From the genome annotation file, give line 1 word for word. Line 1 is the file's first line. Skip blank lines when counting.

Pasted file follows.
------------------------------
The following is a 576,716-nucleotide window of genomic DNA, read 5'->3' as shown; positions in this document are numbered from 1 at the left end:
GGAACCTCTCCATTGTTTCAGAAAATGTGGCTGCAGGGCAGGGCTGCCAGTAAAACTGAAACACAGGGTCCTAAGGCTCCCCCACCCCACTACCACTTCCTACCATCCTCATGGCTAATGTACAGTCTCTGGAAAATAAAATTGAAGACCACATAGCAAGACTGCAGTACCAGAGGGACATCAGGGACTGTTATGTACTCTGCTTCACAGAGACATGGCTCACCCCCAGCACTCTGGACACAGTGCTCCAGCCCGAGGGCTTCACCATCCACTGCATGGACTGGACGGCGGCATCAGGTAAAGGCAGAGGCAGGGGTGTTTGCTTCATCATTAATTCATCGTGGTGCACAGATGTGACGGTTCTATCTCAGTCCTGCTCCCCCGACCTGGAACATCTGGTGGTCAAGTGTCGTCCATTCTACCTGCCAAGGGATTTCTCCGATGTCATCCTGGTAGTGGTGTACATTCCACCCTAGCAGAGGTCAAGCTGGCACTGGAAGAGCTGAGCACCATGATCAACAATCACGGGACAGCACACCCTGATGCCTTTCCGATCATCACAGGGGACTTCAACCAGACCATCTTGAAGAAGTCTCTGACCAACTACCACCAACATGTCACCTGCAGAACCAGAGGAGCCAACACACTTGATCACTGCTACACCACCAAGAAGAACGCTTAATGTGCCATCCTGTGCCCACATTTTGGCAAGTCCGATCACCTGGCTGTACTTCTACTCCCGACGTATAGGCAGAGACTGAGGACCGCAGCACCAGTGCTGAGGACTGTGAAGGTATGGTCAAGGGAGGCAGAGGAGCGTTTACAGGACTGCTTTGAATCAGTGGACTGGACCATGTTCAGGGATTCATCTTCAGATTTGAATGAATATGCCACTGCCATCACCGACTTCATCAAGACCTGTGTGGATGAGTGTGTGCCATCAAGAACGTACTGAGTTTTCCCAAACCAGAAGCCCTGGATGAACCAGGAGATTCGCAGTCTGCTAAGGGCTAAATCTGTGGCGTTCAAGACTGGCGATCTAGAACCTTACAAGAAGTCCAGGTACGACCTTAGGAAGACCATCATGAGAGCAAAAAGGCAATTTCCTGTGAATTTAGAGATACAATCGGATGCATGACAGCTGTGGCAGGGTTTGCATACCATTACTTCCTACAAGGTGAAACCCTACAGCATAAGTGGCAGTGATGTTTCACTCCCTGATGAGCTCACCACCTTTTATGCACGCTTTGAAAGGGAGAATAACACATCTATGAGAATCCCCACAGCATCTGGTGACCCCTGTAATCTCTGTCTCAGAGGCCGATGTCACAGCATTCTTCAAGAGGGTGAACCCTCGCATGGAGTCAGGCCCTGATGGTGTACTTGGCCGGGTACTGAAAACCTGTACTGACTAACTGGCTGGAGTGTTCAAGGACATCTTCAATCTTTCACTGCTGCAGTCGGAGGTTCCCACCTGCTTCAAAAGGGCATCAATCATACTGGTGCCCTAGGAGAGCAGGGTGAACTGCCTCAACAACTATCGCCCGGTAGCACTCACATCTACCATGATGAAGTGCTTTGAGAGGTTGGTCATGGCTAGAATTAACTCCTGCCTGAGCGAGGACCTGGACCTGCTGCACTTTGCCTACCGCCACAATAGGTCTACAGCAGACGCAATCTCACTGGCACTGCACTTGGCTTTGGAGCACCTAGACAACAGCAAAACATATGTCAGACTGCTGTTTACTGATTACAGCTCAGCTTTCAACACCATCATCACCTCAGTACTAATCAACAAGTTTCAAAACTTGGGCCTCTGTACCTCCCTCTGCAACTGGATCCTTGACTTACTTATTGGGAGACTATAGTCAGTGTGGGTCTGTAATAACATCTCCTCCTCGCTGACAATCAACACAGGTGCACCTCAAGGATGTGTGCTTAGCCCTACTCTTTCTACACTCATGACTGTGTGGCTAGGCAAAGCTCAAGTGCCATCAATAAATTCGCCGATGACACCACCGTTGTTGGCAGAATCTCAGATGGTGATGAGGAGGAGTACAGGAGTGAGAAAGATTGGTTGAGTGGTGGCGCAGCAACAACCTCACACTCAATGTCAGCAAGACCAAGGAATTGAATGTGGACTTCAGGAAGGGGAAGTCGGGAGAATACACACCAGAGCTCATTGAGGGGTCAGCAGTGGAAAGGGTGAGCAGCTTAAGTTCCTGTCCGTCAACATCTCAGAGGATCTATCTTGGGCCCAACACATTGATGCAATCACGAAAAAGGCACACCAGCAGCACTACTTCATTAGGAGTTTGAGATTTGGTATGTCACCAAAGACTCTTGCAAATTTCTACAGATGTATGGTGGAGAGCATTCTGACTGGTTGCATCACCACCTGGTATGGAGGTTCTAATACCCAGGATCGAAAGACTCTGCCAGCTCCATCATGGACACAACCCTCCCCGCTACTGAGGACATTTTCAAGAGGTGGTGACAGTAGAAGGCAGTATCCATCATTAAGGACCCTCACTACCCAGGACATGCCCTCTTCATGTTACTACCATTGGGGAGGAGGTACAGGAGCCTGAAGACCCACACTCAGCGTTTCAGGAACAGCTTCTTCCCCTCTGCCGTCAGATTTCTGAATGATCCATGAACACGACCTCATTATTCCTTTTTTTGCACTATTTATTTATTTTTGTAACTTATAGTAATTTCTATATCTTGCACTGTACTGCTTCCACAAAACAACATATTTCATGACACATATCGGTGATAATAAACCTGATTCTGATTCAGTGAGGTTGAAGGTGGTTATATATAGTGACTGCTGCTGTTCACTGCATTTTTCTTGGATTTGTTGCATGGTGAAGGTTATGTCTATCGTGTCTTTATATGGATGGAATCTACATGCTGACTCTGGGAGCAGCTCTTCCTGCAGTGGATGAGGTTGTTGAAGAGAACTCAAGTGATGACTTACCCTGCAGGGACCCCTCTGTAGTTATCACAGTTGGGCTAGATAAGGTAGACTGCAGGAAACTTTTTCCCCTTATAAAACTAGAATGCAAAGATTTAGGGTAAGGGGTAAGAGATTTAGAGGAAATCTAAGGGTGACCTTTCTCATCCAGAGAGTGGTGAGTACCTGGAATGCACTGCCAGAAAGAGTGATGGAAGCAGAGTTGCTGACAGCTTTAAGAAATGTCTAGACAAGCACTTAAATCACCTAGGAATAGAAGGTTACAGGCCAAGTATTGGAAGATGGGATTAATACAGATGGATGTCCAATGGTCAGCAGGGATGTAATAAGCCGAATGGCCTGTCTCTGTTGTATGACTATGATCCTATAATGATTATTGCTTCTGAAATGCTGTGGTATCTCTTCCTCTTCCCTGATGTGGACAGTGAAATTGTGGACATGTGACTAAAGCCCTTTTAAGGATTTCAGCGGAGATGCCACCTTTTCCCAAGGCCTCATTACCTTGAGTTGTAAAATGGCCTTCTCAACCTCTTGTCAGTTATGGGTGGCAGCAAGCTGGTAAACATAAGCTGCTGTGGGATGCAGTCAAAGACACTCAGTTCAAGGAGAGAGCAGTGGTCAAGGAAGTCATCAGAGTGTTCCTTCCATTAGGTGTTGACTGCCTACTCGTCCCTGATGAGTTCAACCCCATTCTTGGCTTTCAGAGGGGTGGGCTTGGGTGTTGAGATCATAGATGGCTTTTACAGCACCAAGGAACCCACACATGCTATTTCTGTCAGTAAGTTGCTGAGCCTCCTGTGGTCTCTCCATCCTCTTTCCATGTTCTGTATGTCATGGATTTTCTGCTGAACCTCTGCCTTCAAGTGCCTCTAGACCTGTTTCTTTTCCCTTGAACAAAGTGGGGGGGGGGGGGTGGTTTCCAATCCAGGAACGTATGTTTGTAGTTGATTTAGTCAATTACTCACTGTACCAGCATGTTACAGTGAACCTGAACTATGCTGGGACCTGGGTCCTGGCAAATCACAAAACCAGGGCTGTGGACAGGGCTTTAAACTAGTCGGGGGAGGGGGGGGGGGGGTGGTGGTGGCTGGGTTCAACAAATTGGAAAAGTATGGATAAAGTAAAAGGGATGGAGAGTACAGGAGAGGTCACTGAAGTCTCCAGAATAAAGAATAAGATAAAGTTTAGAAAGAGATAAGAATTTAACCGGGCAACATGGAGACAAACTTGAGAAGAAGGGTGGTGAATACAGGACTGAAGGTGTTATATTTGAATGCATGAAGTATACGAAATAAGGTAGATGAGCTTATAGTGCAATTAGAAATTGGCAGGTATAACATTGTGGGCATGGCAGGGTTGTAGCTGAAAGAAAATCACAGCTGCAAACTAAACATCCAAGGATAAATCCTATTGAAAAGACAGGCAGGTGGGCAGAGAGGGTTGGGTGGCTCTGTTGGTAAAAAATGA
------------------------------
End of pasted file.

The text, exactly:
The following is a 576,716-nucleotide window of genomic DNA, read 5'->3' as shown; positions in this document are numbered from 1 at the left end: